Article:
PS5 Review WWE 2K22 WWE 2K22 PS5 Review

WWE 2K22 Review (PS5) – The WWE 2K Franchise Makes A Return For The Ages

wwe 2k22 ps5 review

WWE 2K22 PS5 review. WWE 2K20 was an unmitigated disaster. The nadir of what was the downward trajectory of an already fading franchise, WWE 2K20 didn’t just demonstrate the lack of imagination that had circled the previous few games prior, like vultures ready to pick at a soon to be fresh corpse, but it was also catastrophically buggy, dated in a hundred different ways, feature-regressive and generally about as much fun as getting dropped on your head by Brock Lesnar in a parking lot.

Unshackled from the creatively cloying confines of its annual release schedule and with a whole pandemic existing between it and the previous instalment in the series, WWE 2K20, WWE 2K22 has reaped the benefits of having nearly two and half years of development time, giving the WWE 2K franchise the fresh start it has sorely needed for so very long.

WWE 2K22 PS5 Review

WWE 2K22 Feels Like The Fresh Start The Series Should Have Had Years Ago

If you had to prioritise a single feature in the WWE 2K franchise up until now which needed a wholesale revamp more than anything else, it wouldn’t be the visuals, it wouldn’t be the creative suite – it wouldn’t even be the missing modes or single-player campaign (though arguably all of those features also needed a lot of love that wasn’t forthcoming), it would be the core combat system that WWE 2K20 stunk the joint out with when it released back in 2019.

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An absolute exercise in frustration, WWE 2K20 absolutely undercut any enjoyment that could be had with the game by only permitting players to only use a finite of reversals. This resulted in contests largely devoid of skill or fun where one player would simply wait for the other to run out of reversals before wailing on their defenceless foe en route to an easy victory. It wasn’t enjoyable. It wasn’t cool. It wasn’t wrestling.

WWE 2K22 thankfully ‘future endeavoured’ this concept, instead allowing players to unleash an unlimited number of reversals upon one another and thus restoring much of the frenetic nature of competition within the squared circle as nature intended. That’s not all – in addition to having infinite reversals, WWE 2K22 also brings a new combo breaker mechanic which allows you to snap the momentum of a combination attack; so long as you’re able to match the button press of the incoming attack with the same attack yourself.

Then there are the new evasions. Something of a first for the WWE 2K series, wannabe superstars can now deftly roll/cartwheel/dodge out of danger at a moment’s notice, simultaneously getting them out of danger while also forcing the enemy to readjust their position before the next attack. These evasions however cannot be used indefinitely as they require a small quantity of stamina to pull off – encouraging frugal and strategic use of them in each match.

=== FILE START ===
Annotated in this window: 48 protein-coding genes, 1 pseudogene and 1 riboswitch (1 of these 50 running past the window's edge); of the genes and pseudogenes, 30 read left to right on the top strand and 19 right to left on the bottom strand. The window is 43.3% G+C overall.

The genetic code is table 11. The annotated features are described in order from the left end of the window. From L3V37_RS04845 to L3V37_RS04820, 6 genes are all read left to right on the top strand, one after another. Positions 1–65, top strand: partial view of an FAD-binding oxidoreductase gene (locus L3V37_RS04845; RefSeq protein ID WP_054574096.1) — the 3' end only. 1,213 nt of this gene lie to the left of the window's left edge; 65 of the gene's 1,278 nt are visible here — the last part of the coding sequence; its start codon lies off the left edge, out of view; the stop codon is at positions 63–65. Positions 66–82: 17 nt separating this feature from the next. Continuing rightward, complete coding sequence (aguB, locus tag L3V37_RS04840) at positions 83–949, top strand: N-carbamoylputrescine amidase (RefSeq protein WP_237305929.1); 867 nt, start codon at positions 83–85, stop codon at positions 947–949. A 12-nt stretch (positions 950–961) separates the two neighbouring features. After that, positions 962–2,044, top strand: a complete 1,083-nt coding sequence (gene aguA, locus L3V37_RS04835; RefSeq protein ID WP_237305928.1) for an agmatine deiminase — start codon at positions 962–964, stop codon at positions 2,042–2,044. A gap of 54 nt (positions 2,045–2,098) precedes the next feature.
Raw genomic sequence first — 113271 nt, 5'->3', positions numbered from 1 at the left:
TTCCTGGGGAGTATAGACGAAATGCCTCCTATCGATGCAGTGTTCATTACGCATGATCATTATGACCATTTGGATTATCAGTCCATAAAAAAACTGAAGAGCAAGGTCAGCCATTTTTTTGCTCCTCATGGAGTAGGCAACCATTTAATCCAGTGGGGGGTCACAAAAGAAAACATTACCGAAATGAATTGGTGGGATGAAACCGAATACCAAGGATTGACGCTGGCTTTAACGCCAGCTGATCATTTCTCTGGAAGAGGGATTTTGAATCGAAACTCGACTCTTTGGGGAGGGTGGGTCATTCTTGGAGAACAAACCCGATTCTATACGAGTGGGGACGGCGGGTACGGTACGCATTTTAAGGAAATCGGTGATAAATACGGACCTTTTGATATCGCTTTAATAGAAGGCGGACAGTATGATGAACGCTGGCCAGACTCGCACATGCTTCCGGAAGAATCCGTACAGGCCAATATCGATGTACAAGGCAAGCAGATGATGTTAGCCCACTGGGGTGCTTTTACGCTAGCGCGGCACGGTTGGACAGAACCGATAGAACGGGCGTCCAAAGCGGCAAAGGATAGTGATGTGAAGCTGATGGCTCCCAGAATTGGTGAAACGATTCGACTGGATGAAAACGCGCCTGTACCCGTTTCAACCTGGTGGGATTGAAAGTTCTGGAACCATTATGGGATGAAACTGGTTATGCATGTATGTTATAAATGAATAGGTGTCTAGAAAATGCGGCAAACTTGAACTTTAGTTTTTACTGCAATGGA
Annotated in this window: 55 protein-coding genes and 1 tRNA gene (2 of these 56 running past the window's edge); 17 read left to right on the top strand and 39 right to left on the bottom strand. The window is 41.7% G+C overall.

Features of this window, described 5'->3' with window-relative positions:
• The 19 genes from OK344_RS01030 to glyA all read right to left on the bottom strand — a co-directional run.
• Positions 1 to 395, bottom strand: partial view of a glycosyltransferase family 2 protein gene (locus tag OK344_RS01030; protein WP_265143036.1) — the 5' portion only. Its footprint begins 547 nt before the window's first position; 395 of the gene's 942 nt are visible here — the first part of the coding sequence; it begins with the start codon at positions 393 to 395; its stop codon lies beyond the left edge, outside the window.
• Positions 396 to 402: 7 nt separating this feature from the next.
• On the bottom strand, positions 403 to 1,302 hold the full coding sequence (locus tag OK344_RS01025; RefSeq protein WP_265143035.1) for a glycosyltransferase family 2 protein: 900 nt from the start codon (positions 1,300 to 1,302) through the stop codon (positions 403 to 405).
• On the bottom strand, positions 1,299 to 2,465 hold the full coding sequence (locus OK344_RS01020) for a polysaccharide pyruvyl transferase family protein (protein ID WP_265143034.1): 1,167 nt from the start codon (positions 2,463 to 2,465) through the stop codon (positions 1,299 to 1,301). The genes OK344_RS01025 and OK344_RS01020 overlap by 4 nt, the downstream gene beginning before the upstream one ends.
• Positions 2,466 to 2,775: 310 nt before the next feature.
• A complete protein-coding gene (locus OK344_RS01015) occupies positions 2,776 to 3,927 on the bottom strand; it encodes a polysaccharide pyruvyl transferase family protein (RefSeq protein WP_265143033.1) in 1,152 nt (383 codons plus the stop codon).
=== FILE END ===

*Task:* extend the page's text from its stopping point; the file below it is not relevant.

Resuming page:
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Taken together with the new hybrid combination system, which allows wrestlers to chain together strikes and grapples into a single stream of continuous aggression, WWE 2K22 is resolutely capable of replicating the sort of ebb and flow of the sort of real-life wrestling match that got us all watching and so compellingly engaged in the first place. Contests between two hoss wrestlers now feel appropriately devastating, while a match between a pair of technical savants is now filled with the sort of furious reversals and counters that one would realistically expect. Simply put, WWE 2K22 plays so much better than any WWE 2K game in the last ten years.

Speaking of the last few years, it’s a touch disappointing to discover that nearly twenty percent of the superstars from WWE 2K22’s roster are no longer with the company. Though I certainly appreciate that these rosters are finalised a fair way ahead of time, it’s somewhat bad optics to see so many superstars that are now with other competing promotions still featuring in the game; not least because it makes WWE 2K22 feels more dated than it actually is.

With two and a half years of development time on the clock versus the usual ten months or so that the series usually gets, WWE 2K22 shows a great many strides taken elsewhere in its design. At launch for example, I’ve yet to see a single glitch anywhere in the game after nearly 30 hours play – no wrestlers getting their limbs caught up in the ropes, ladders bouncing up into the heavens or faces exploding in the Create A Superstar mode. Nothing. And honestly, that feels great to say after the absolute, stoat-banging abomination that was WWE 2K20.